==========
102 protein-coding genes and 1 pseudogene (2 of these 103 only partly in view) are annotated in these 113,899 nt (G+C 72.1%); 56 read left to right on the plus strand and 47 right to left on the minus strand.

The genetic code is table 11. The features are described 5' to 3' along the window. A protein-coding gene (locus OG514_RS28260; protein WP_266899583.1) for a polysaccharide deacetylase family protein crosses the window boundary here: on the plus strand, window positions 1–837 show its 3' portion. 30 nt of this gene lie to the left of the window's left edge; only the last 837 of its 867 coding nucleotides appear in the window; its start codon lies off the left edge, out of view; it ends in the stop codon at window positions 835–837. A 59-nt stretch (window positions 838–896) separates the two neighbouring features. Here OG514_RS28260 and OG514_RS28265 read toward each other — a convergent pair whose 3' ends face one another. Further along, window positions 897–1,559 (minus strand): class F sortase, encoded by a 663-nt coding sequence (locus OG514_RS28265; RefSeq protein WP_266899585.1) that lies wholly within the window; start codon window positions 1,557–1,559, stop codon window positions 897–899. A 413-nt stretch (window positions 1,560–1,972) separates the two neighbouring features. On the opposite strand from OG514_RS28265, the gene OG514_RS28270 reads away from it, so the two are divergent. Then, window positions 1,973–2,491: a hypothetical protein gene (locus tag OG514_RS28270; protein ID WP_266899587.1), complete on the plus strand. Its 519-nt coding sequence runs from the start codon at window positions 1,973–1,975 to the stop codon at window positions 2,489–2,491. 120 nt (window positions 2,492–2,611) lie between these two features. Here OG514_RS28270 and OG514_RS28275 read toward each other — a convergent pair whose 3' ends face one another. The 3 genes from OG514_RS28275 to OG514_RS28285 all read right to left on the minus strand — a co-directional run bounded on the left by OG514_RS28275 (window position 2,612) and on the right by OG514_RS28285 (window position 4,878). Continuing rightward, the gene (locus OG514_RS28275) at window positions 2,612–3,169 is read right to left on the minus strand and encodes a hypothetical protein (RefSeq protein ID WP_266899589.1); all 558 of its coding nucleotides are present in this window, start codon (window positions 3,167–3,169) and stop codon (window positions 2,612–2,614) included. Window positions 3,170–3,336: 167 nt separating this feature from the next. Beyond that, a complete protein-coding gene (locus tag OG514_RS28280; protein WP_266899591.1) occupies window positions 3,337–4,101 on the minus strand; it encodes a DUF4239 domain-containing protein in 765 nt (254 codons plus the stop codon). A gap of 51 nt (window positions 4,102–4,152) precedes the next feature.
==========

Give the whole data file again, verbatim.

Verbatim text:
102 protein-coding genes and 1 pseudogene (2 of these 103 only partly in view) are annotated in these 113,899 nt (G+C 72.1%); 56 read left to right on the plus strand and 47 right to left on the minus strand.

The genetic code is table 11. The features are described 5' to 3' along the window. A protein-coding gene (locus OG514_RS28260; protein WP_266899583.1) for a polysaccharide deacetylase family protein crosses the window boundary here: on the plus strand, window positions 1–837 show its 3' portion. 30 nt of this gene lie to the left of the window's left edge; only the last 837 of its 867 coding nucleotides appear in the window; its start codon lies off the left edge, out of view; it ends in the stop codon at window positions 835–837. A 59-nt stretch (window positions 838–896) separates the two neighbouring features. Here OG514_RS28260 and OG514_RS28265 read toward each other — a convergent pair whose 3' ends face one another. Further along, window positions 897–1,559 (minus strand): class F sortase, encoded by a 663-nt coding sequence (locus OG514_RS28265; RefSeq protein WP_266899585.1) that lies wholly within the window; start codon window positions 1,557–1,559, stop codon window positions 897–899. A 413-nt stretch (window positions 1,560–1,972) separates the two neighbouring features. On the opposite strand from OG514_RS28265, the gene OG514_RS28270 reads away from it, so the two are divergent. Then, window positions 1,973–2,491: a hypothetical protein gene (locus tag OG514_RS28270; protein ID WP_266899587.1), complete on the plus strand. Its 519-nt coding sequence runs from the start codon at window positions 1,973–1,975 to the stop codon at window positions 2,489–2,491. 120 nt (window positions 2,492–2,611) lie between these two features. Here OG514_RS28270 and OG514_RS28275 read toward each other — a convergent pair whose 3' ends face one another. The 3 genes from OG514_RS28275 to OG514_RS28285 all read right to left on the minus strand — a co-directional run bounded on the left by OG514_RS28275 (window position 2,612) and on the right by OG514_RS28285 (window position 4,878). Continuing rightward, the gene (locus OG514_RS28275) at window positions 2,612–3,169 is read right to left on the minus strand and encodes a hypothetical protein (RefSeq protein ID WP_266899589.1); all 558 of its coding nucleotides are present in this window, start codon (window positions 3,167–3,169) and stop codon (window positions 2,612–2,614) included. Window positions 3,170–3,336: 167 nt separating this feature from the next. Beyond that, a complete protein-coding gene (locus tag OG514_RS28280; protein WP_266899591.1) occupies window positions 3,337–4,101 on the minus strand; it encodes a DUF4239 domain-containing protein in 765 nt (254 codons plus the stop codon). A gap of 51 nt (window positions 4,102–4,152) precedes the next feature.